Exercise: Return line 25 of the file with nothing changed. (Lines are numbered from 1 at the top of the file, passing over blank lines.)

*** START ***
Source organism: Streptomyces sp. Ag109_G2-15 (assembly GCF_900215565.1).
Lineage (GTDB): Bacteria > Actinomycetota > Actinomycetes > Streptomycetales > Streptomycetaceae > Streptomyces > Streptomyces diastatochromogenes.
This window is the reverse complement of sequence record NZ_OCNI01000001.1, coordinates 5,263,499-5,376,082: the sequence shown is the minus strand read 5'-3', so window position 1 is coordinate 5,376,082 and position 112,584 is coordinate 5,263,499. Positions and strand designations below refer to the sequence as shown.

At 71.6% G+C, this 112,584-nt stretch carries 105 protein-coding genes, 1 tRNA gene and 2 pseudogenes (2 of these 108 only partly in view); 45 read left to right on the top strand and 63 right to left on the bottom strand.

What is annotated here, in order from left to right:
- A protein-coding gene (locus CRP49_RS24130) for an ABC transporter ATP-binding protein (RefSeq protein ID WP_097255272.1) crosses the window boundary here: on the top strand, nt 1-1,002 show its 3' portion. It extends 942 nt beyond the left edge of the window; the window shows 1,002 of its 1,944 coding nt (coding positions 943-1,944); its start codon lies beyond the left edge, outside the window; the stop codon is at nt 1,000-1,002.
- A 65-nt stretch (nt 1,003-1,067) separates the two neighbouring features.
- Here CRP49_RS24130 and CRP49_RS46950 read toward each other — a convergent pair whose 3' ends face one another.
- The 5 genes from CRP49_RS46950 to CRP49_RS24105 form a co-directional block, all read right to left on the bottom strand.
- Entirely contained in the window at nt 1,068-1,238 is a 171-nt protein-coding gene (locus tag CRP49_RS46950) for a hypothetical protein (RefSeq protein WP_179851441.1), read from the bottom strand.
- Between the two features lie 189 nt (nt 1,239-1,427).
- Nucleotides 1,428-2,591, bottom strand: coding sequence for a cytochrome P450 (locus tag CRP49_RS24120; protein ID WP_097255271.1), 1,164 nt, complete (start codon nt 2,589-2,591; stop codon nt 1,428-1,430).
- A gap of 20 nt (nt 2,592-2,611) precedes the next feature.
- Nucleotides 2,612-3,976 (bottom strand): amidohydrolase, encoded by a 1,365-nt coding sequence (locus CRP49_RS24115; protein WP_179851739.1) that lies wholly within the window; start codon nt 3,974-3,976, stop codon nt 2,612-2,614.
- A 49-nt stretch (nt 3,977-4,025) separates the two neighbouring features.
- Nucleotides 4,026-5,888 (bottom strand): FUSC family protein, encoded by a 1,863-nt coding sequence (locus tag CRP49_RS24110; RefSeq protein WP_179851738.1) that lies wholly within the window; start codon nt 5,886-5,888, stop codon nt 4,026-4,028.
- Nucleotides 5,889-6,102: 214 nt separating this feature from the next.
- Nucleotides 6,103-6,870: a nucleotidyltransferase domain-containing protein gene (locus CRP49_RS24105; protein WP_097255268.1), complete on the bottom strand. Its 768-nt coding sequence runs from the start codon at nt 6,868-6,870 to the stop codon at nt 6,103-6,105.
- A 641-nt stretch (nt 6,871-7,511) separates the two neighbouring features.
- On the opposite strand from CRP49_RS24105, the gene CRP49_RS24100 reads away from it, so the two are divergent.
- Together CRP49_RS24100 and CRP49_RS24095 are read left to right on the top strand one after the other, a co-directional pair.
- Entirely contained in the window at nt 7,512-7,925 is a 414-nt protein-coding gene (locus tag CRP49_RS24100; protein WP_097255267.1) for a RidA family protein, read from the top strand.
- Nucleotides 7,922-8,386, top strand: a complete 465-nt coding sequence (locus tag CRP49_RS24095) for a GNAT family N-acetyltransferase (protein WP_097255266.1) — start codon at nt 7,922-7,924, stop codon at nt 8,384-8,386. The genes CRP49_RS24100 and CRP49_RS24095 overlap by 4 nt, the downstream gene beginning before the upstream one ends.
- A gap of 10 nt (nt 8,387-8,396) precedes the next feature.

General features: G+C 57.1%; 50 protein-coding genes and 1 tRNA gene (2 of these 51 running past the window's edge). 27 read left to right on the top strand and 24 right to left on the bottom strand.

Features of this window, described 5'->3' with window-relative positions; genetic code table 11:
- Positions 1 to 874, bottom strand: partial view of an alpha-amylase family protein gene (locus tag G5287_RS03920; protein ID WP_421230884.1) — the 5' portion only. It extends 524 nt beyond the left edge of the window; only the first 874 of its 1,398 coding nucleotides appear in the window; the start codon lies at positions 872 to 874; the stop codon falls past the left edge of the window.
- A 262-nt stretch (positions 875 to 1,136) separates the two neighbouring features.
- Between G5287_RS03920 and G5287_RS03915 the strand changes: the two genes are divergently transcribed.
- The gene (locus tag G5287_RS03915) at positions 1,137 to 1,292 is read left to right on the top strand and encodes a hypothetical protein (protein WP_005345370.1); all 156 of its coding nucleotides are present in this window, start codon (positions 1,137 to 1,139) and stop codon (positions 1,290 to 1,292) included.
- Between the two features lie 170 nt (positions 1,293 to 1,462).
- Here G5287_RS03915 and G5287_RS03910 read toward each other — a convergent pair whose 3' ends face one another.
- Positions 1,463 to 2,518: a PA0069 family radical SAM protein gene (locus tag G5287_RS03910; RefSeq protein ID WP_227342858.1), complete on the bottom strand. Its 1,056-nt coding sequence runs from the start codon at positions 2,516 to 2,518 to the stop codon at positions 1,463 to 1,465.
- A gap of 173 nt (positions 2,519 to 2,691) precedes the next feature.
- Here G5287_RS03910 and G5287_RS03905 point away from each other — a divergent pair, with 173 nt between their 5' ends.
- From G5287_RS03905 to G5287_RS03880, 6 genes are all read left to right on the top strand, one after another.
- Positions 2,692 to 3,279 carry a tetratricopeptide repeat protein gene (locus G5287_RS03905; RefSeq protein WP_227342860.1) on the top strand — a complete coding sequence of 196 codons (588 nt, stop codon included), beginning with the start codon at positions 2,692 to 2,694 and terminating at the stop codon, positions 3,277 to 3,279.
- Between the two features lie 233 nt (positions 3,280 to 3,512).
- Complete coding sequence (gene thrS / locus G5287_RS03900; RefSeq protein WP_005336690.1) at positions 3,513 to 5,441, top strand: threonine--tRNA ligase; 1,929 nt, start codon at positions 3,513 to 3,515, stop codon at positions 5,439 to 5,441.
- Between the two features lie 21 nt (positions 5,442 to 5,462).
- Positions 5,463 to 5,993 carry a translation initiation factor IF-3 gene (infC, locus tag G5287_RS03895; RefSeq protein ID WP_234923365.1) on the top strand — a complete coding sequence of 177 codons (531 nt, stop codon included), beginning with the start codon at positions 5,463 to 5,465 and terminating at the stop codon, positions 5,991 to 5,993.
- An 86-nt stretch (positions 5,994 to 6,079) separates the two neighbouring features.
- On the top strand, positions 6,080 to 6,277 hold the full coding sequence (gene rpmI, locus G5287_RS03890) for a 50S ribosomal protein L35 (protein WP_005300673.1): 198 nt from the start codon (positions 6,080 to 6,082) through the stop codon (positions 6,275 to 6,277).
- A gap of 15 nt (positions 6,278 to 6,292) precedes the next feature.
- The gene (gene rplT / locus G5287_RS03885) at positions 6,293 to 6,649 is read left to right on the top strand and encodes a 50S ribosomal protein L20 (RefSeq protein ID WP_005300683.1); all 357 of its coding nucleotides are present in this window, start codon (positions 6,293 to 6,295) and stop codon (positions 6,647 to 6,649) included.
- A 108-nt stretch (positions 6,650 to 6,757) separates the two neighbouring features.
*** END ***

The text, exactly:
General features: G+C 57.1%; 50 protein-coding genes and 1 tRNA gene (2 of these 51 running past the window's edge). 27 read left to right on the top strand and 24 right to left on the bottom strand.